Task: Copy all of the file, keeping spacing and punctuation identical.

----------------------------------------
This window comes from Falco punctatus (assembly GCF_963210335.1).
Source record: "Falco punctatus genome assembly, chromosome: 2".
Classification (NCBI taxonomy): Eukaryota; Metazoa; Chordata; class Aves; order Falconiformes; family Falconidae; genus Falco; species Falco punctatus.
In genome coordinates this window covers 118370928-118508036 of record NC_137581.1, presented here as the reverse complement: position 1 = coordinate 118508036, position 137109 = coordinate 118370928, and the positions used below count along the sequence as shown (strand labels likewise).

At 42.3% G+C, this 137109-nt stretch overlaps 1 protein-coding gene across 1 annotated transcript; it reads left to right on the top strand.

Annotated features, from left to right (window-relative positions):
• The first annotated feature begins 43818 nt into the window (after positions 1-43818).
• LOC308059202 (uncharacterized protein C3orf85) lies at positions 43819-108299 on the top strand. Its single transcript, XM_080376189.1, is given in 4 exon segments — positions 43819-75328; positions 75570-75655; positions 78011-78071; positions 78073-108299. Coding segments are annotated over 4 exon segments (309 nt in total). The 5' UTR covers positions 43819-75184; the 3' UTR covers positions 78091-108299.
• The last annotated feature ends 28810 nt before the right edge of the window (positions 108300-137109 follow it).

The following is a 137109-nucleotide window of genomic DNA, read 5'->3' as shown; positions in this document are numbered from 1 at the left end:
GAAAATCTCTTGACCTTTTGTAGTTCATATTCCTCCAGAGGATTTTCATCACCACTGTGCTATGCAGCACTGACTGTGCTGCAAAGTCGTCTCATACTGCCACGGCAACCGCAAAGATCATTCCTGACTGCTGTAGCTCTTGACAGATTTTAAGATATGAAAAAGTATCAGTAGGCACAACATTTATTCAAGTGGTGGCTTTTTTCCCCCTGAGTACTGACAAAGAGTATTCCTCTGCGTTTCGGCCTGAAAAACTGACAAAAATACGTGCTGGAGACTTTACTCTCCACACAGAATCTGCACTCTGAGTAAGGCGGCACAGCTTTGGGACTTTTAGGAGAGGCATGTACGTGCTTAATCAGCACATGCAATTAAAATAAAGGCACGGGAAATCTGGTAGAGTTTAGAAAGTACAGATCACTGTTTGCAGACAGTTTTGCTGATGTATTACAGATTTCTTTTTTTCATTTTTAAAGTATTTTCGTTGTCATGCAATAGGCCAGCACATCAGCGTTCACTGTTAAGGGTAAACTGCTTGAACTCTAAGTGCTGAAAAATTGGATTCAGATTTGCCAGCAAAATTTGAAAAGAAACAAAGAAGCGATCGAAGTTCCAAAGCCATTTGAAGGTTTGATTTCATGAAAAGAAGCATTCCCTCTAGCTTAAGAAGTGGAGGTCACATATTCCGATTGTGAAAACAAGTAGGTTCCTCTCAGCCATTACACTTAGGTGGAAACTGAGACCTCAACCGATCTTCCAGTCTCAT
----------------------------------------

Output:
This window comes from Falco punctatus (assembly GCF_963210335.1).
Source record: "Falco punctatus genome assembly, chromosome: 2".
Classification (NCBI taxonomy): Eukaryota; Metazoa; Chordata; class Aves; order Falconiformes; family Falconidae; genus Falco; species Falco punctatus.
In genome coordinates this window covers 118370928-118508036 of record NC_137581.1, presented here as the reverse complement: position 1 = coordinate 118508036, position 137109 = coordinate 118370928, and the positions used below count along the sequence as shown (strand labels likewise).

At 42.3% G+C, this 137109-nt stretch overlaps 1 protein-coding gene across 1 annotated transcript; it reads left to right on the top strand.

Annotated features, from left to right (window-relative positions):
• The first annotated feature begins 43818 nt into the window (after positions 1-43818).
• LOC308059202 (uncharacterized protein C3orf85) lies at positions 43819-108299 on the top strand. Its single transcript, XM_080376189.1, is given in 4 exon segments — positions 43819-75328; positions 75570-75655; positions 78011-78071; positions 78073-108299. Coding segments are annotated over 4 exon segments (309 nt in total). The 5' UTR covers positions 43819-75184; the 3' UTR covers positions 78091-108299.
• The last annotated feature ends 28810 nt before the right edge of the window (positions 108300-137109 follow it).

The following is a 137109-nucleotide window of genomic DNA, read 5'->3' as shown; positions in this document are numbered from 1 at the left end:
GAAAATCTCTTGACCTTTTGTAGTTCATATTCCTCCAGAGGATTTTCATCACCACTGTGCTATGCAGCACTGACTGTGCTGCAAAGTCGTCTCATACTGCCACGGCAACCGCAAAGATCATTCCTGACTGCTGTAGCTCTTGACAGATTTTAAGATATGAAAAAGTATCAGTAGGCACAACATTTATTCAAGTGGTGGCTTTTTTCCCCCTGAGTACTGACAAAGAGTATTCCTCTGCGTTTCGGCCTGAAAAACTGACAAAAATACGTGCTGGAGACTTTACTCTCCACACAGAATCTGCACTCTGAGTAAGGCGGCACAGCTTTGGGACTTTTAGGAGAGGCATGTACGTGCTTAATCAGCACATGCAATTAAAATAAAGGCACGGGAAATCTGGTAGAGTTTAGAAAGTACAGATCACTGTTTGCAGACAGTTTTGCTGATGTATTACAGATTTCTTTTTTTCATTTTTAAAGTATTTTCGTTGTCATGCAATAGGCCAGCACATCAGCGTTCACTGTTAAGGGTAAACTGCTTGAACTCTAAGTGCTGAAAAATTGGATTCAGATTTGCCAGCAAAATTTGAAAAGAAACAAAGAAGCGATCGAAGTTCCAAAGCCATTTGAAGGTTTGATTTCATGAAAAGAAGCATTCCCTCTAGCTTAAGAAGTGGAGGTCACATATTCCGATTGTGAAAACAAGTAGGTTCCTCTCAGCCATTACACTTAGGTGGAAACTGAGACCTCAACCGATCTTCCAGTCTCAT